Students said the “I AM A Man” Forum was both informational and inspiring for students at Florida A&M.
Panelists discusssed all issues African-American men and women face. From the media depiction of African-Americans, to preserving the state of “black love”, panelists were open and vocal about their views.
Panelist Steve Perry, an educator and CNN contributor, spoke about the image that is perceived about blacks in the media.
“We are sending out horrifying images of ourselves as killers and pimps,” said Perry. “We’ve got to stop giving them something to talk about.”
Perry also discussed how African-Americans can sometimes have difficulty encouraging others to move forward.
“Nobody puts black people down like black people,” said Perry.Students sat and listened to recording artist Wale, Enitan Berola, a FAMU alumnus and author, Panama Jackson, a Morehouse alumnus and co-founder of VerySmartBrothas.com, and Steve Perry gave their opinions and views about African-American men and what they need to do for encouragement.
“It was all about showing each other love, looking out for each other, and being consistent about it,” said Royce Lovett, 21, a local musician and Tallahassee native.
Jackson spoke passionately about having strength with in the community.
“If we support one another, everyone will do better,” said Jackson. “We are not going to make it as a people if we don’t help each other.”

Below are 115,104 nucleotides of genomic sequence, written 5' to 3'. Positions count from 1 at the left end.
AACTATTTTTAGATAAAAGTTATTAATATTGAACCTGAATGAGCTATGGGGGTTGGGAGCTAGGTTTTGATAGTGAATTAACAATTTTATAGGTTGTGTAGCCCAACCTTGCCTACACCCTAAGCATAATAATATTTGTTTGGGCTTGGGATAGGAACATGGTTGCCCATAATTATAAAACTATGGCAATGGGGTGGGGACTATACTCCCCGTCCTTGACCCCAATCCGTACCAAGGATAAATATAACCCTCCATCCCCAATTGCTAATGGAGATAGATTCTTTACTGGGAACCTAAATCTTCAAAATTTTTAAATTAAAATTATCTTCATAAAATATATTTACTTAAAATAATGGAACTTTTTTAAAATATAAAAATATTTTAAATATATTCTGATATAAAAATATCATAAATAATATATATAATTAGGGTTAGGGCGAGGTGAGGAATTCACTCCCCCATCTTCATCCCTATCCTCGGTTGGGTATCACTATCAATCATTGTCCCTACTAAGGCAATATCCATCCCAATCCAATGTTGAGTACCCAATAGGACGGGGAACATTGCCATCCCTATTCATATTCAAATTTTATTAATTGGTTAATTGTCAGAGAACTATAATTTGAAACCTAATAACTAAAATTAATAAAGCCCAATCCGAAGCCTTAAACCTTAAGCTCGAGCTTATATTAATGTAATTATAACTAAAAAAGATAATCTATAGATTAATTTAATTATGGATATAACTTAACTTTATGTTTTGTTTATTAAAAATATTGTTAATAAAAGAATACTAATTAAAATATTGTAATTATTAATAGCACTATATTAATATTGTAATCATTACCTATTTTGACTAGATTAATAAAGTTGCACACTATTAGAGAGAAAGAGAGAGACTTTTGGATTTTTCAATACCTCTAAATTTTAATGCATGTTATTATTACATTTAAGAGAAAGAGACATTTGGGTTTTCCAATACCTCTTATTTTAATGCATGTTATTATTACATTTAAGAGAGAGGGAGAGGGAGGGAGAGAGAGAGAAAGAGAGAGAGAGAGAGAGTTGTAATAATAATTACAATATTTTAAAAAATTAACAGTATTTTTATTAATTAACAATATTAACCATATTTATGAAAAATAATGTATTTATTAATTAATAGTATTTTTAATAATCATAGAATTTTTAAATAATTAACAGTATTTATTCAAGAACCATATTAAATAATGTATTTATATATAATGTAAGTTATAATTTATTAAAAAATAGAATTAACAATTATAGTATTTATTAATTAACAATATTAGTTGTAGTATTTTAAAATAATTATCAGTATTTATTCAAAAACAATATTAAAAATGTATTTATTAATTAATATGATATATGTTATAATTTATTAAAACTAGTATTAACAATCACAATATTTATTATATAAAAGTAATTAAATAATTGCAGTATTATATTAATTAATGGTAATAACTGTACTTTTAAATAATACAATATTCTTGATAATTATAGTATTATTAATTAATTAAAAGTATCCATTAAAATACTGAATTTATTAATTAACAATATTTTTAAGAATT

When asked about the role that the media plays in the black community, Wale said, “We should try uplifting the positive than the negative images.”
In a question and answer session, one student asked a question about color.
“It’s not about light-skinned and dark-skinned,” said Wale.
Panelists said they were impressed by the large student turnout in FAMU’s Grand Ballroom.
“This is my first time being at FAMU and I know there is no better place for an event like this to happen,” said Jackson.
Many students shared the same feelings.
Iman Sandifer, 19, a second-year history education student from Hallandale said, ” I think it was a great event, it was great to see us black men in a positive light.”
“The forum was an eye opener for young black men,” said Dae’ja Bailey, 18, a first-year nursing student from Hartford, Conn. ” I enjoyed the relationship discussion and I could really relate to what they were saying.”
Steven Pargett, 20, third-year public relations student from Los Angeles said, “I think that the forum was a great success, I’m happy to see our school participate in an event like this.”
After the discussion came to a close, Wale gave FAMU students a performance.
“It was great way to wrap up an amazing event, and I really enjoy Wale’s music,” said Rose Calitxe, 20, a second-year nursing student, from Palm Beach.
The FAMU Health Clinic, FAMU’s National Pan-Hellenic Council, the Student Senate, FAMU College Democrats, Progressive Black Men and FreedomTheory.com presented the event.